Case leaves you lots of room to expand, so adding a second solid state as a work-space drive will be a very good option down the road if you are finding load times are lower than you would like. Import photos to the work-space drive, move to the 'archive' drive when done processing them to free up SSD space.

Boxing day is just around the corner if you're willing to put up with the stress and headaches of trying to order limited door crasher online specials.


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Dec 09, 2013 09:13 as a reply to  @ Luckless's post |  #3

You may want to consider 16GB of RAM, as photoshop can eat it when working on large images, such as panoramas and focus stacks. It is also fairly inexpensive to do and can be added at any time, so it would make sense to build it as you described, then see if you could use any more RAM.


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California ­ Dog
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Dec 09, 2013 09:22 |  #4

more more more more RAM!!!!!!! *don't think it would hurt any to have 12GB of Memory,**at a MINIMUM if using all that Photoslop (I meant, my lovely PhotoSHOP) typo.. sorry...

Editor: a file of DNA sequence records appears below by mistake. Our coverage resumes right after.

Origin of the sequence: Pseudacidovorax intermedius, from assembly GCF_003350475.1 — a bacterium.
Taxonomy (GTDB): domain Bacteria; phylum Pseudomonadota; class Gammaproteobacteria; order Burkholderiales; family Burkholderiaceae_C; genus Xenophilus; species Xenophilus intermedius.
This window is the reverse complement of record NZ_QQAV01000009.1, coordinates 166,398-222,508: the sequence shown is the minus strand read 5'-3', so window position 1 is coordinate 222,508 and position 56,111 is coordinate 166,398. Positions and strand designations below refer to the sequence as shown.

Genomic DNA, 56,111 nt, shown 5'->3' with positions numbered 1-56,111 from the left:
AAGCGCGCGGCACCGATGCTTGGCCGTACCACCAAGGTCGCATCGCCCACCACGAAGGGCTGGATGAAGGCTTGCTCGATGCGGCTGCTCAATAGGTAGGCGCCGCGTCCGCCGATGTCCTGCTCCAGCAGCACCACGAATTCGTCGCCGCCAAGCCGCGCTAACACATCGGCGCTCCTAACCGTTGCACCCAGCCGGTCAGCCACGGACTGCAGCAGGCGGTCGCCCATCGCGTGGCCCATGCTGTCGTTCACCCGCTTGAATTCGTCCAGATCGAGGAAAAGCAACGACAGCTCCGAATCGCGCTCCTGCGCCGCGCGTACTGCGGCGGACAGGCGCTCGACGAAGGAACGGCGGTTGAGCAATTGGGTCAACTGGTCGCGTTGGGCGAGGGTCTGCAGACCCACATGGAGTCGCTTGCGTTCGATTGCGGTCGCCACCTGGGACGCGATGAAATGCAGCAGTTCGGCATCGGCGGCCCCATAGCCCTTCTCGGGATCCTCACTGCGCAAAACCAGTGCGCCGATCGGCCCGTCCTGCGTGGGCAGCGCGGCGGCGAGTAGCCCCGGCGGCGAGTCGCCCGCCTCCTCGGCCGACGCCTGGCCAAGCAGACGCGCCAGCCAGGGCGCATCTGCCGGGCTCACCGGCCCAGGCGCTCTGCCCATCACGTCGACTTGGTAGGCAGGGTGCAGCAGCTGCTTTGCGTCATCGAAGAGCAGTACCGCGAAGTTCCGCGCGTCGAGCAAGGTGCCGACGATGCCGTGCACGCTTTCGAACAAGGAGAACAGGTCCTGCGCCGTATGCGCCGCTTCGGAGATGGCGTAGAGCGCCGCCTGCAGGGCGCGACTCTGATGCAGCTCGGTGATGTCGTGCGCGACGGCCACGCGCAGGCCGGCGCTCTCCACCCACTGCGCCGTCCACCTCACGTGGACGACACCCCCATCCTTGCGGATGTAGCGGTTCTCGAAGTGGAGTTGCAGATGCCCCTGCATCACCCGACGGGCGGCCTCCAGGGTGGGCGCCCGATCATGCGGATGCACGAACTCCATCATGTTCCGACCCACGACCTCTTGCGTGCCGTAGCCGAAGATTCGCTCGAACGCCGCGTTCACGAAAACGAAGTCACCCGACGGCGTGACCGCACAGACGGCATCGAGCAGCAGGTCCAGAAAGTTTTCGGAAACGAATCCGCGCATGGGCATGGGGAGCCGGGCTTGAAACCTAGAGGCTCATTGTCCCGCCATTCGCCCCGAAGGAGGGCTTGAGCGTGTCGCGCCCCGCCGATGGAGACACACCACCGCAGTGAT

If your particular memory brand has specs / speed you like, then try to purchase at least 4GB quicker*. If you CAN SSI it, for memory and have the room, I would do it.

I have a decent sized article right here from a world renowned Lightroom (and other books) author that I could some how relay to you if you hit me up privately.

See ya!

PS, KILLER PRICE AND GRRRRREAT FOR YOU! (In my Tony the Tiger voice)




  
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Tony-S
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Dec 09, 2013 10:14 |  #5

Get rid of the video card since it's unnecessary and get 16 GB of RAM.


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Luckless
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Dec 09, 2013 12:48 |  #6

Tony-S wrote in post #16513279 (external link)
Get rid of the video card since it's unnecessary

Assuming you don't, you know, want any features offered by a video card, such as for things like gaming, more flexible monitor setups, etc. Just because something is 'mainly' used for one thing doesn't mean it is never used for another.

My home computer is mainly used for processing advanced AI tests and simulating UAVs. It also is used to sort and process photos and play games now and then.


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Tony-S
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Dec 09, 2013 13:29 |  #7

Luckless wrote in post #16513725 (external link)